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“I have an 8-year-old in the emergency department with fever and abdominal pain. Do I need to be worried about hepatitis in light of the recent uptick in hepatitis cases?”
“My patient was hiking a week ago and had a tick bite. Should I consider prophylactic doxycycline?”
“I have a 3-year-old in my office who picked up a dirty needle from the playground. Should I test him for HIV?”
These are some of the questions infectious disease (ID) specialists Rana E. El Feghaly, M.D., M.S.C.I., FAAP, and Rachel C. Orscheln, M.D., FAAP, have been fielding from general pediatricians.
They plan to answer these and other ID-related questions during the session “Do You Have a Minute?” (S4516) from 3:30-4:30 p.m. PST Monday, Oct. 10 in rooms 251-252A of the convention center.
General pediatricians often seek guidance related to emerging infectious diseases and recent outbreaks, while others need help differentiating among common infections presenting with rash, said Dr. El Feghaly, associate professor at University of Missouri-Kansas City School of Medicine and clinical director, Division of Infectious Diseases at Children's Mercy Kansas City.
She and Dr. Orscheln have culled about a dozen questions from actual queries they have received and will address them during the session. They also will provide rationales for their answers, Dr. El Feghaly said.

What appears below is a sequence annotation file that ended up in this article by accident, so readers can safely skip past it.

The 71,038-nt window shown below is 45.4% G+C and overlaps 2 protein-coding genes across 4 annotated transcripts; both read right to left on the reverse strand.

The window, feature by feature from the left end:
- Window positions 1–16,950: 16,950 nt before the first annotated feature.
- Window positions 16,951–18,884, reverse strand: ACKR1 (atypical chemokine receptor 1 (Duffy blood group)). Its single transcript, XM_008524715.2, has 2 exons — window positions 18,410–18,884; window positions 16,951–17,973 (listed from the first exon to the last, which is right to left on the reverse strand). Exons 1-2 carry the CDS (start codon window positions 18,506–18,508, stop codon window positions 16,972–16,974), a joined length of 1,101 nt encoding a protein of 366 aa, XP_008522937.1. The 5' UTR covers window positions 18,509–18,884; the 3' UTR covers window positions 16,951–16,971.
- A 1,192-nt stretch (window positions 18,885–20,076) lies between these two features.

In her work as director of ambulatory pediatric infectious diseases at St. Louis Children’s Hospital, Dr. Orscheln frequently fields questions from community providers. She said attendees shouldn’t be afraid to seek advice from their ID colleagues.
“It's always OK to reach out and ask questions when there is a new or unclear situation with patients. I think specialists are always happy to provide guidance and insight that we may have from our vantage points,” said Dr. Orscheln, associate professor of pediatrics, infectious diseases at Washington University School of Medicine, St. Louis.
Dr. Orscheln and Dr. El Feghaly, who are members of the AAP Section on Infectious Diseases, agree that media coverage has increased awareness of infectious diseases such as monkeypox, hepatitis with adenovirus and parechovirus.
“Everybody's now become interested in infectious diseases, as Rana and I have always been,” Dr. Orscheln said. “I think there's an increased appreciation about transmission of diseases, whether it's through touch, whether it's through respiratory transmission.”
The session will be fast paced, and attendees will leave with pearls, Dr. El Feghaly said. “I think it’s going to be a very fun session.”